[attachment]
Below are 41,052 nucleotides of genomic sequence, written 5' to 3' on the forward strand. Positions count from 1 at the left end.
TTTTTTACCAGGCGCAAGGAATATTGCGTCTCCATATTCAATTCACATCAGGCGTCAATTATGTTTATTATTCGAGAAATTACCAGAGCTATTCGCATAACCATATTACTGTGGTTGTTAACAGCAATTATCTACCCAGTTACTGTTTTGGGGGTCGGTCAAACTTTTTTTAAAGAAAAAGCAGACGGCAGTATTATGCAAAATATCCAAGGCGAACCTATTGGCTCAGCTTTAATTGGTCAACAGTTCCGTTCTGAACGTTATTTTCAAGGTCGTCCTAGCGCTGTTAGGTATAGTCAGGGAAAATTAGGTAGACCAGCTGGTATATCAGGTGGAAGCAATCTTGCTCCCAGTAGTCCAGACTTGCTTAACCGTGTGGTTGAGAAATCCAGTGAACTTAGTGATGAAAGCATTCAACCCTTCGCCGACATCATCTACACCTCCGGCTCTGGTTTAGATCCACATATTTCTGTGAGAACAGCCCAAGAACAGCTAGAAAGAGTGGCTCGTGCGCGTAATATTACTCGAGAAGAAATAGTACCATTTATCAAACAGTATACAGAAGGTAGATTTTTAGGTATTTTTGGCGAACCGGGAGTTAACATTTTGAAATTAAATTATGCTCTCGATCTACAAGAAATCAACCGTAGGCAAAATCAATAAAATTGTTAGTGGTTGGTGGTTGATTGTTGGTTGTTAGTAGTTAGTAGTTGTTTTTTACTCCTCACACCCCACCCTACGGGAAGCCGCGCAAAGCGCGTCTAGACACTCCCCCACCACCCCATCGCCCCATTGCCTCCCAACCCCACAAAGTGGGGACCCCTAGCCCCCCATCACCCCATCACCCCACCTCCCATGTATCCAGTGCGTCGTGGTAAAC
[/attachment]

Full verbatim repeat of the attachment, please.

Below are 41,052 nucleotides of genomic sequence, written 5' to 3' on the forward strand. Positions count from 1 at the left end.
TTTTTTACCAGGCGCAAGGAATATTGCGTCTCCATATTCAATTCACATCAGGCGTCAATTATGTTTATTATTCGAGAAATTACCAGAGCTATTCGCATAACCATATTACTGTGGTTGTTAACAGCAATTATCTACCCAGTTACTGTTTTGGGGGTCGGTCAAACTTTTTTTAAAGAAAAAGCAGACGGCAGTATTATGCAAAATATCCAAGGCGAACCTATTGGCTCAGCTTTAATTGGTCAACAGTTCCGTTCTGAACGTTATTTTCAAGGTCGTCCTAGCGCTGTTAGGTATAGTCAGGGAAAATTAGGTAGACCAGCTGGTATATCAGGTGGAAGCAATCTTGCTCCCAGTAGTCCAGACTTGCTTAACCGTGTGGTTGAGAAATCCAGTGAACTTAGTGATGAAAGCATTCAACCCTTCGCCGACATCATCTACACCTCCGGCTCTGGTTTAGATCCACATATTTCTGTGAGAACAGCCCAAGAACAGCTAGAAAGAGTGGCTCGTGCGCGTAATATTACTCGAGAAGAAATAGTACCATTTATCAAACAGTATACAGAAGGTAGATTTTTAGGTATTTTTGGCGAACCGGGAGTTAACATTTTGAAATTAAATTATGCTCTCGATCTACAAGAAATCAACCGTAGGCAAAATCAATAAAATTGTTAGTGGTTGGTGGTTGATTGTTGGTTGTTAGTAGTTAGTAGTTGTTTTTTACTCCTCACACCCCACCCTACGGGAAGCCGCGCAAAGCGCGTCTAGACACTCCCCCACCACCCCATCGCCCCATTGCCTCCCAACCCCACAAAGTGGGGACCCCTAGCCCCCCATCACCCCATCACCCCACCTCCCATGTATCCAGTGCGTCGTGGTAAAC